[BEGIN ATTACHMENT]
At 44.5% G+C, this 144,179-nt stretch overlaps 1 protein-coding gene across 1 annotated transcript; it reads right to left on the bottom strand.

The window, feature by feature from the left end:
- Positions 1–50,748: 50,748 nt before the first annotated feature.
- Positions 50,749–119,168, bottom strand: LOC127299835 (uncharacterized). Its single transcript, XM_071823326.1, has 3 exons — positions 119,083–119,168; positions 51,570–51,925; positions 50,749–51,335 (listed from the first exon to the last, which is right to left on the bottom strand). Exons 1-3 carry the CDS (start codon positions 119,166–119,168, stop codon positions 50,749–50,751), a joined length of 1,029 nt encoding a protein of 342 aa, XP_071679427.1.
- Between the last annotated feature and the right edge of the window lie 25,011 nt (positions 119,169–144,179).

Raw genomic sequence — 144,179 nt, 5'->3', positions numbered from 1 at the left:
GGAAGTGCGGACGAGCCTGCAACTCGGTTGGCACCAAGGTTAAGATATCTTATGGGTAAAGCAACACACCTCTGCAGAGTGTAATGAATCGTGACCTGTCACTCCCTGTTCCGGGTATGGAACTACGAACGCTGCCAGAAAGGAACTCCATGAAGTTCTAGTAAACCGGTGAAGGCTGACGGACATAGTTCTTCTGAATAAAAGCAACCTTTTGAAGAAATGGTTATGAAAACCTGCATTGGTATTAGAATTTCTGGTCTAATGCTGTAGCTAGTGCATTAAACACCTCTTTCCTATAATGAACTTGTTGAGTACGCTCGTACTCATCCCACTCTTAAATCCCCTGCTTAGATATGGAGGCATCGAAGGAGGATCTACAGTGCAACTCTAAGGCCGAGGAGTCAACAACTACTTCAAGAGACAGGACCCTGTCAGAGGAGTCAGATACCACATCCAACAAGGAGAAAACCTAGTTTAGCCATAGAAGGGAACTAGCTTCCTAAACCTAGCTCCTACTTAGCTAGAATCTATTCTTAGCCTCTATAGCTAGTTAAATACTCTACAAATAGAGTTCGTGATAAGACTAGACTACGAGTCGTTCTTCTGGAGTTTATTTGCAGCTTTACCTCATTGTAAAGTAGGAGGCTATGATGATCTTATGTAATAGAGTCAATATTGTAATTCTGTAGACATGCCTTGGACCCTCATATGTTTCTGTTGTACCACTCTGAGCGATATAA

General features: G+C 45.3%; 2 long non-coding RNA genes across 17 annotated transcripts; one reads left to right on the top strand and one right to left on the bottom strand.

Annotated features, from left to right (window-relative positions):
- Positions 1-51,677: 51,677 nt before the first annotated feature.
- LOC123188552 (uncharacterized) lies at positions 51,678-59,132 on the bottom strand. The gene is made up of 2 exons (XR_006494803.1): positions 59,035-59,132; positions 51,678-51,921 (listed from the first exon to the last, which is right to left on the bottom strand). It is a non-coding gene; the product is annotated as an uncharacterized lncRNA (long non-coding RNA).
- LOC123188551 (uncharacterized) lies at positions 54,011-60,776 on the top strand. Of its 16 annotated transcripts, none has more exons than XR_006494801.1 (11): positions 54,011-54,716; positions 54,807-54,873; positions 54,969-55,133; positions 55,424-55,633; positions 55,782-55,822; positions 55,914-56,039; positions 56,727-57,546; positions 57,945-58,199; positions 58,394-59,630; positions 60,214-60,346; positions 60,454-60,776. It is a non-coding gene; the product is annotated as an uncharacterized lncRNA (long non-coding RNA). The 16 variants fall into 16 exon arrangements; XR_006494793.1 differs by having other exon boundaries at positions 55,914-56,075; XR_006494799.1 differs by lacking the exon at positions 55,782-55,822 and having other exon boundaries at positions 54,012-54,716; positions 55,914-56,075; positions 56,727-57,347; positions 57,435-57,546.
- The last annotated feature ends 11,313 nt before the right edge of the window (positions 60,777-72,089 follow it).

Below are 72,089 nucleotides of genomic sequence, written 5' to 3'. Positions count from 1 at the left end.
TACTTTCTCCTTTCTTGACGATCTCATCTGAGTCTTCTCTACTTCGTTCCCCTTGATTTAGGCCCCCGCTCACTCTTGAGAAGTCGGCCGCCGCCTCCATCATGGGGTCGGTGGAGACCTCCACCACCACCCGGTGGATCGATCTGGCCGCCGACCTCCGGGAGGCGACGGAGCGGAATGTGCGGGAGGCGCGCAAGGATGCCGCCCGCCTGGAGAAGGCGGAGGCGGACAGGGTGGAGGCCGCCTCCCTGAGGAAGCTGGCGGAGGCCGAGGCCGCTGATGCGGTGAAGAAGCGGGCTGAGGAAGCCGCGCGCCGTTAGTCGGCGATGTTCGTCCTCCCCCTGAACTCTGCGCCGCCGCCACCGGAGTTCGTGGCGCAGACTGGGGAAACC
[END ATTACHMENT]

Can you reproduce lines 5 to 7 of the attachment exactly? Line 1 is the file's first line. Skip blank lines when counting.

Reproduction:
- Between the last annotated feature and the right edge of the window lie 25,011 nt (positions 119,169–144,179).

Raw genomic sequence — 144,179 nt, 5'->3', positions numbered from 1 at the left:
GGAAGTGCGGACGAGCCTGCAACTCGGTTGGCACCAAGGTTAAGATATCTTATGGGTAAAGCAACACACCTCTGCAGAGTGTAATGAATCGTGACCTGTCACTCCCTGTTCCGGGTATGGAACTACGAACGCTGCCAGAAAGGAACTCCATGAAGTTCTAGTAAACCGGTGAAGGCTGACGGACATAGTTCTTCTGAATAAAAGCAACCTTTTGAAGAAATGGTTATGAAAACCTGCATTGGTATTAGAATTTCTGGTCTAATGCTGTAGCTAGTGCATTAAACACCTCTTTCCTATAATGAACTTGTTGAGTACGCTCGTACTCATCCCACTCTTAAATCCCCTGCTTAGATATGGAGGCATCGAAGGAGGATCTACAGTGCAACTCTAAGGCCGAGGAGTCAACAACTACTTCAAGAGACAGGACCCTGTCAGAGGAGTCAGATACCACATCCAACAAGGAGAAAACCTAGTTTAGCCATAGAAGGGAACTAGCTTCCTAAACCTAGCTCCTACTTAGCTAGAATCTATTCTTAGCCTCTATAGCTAGTTAAATACTCTACAAATAGAGTTCGTGATAAGACTAGACTACGAGTCGTTCTTCTGGAGTTTATTTGCAGCTTTACCTCATTGTAAAGTAGGAGGCTATGATGATCTTATGTAATAGAGTCAATATTGTAATTCTGTAGACATGCCTTGGACCCTCATATGTTTCTGTTGTACCACTCTGAGCGATATAA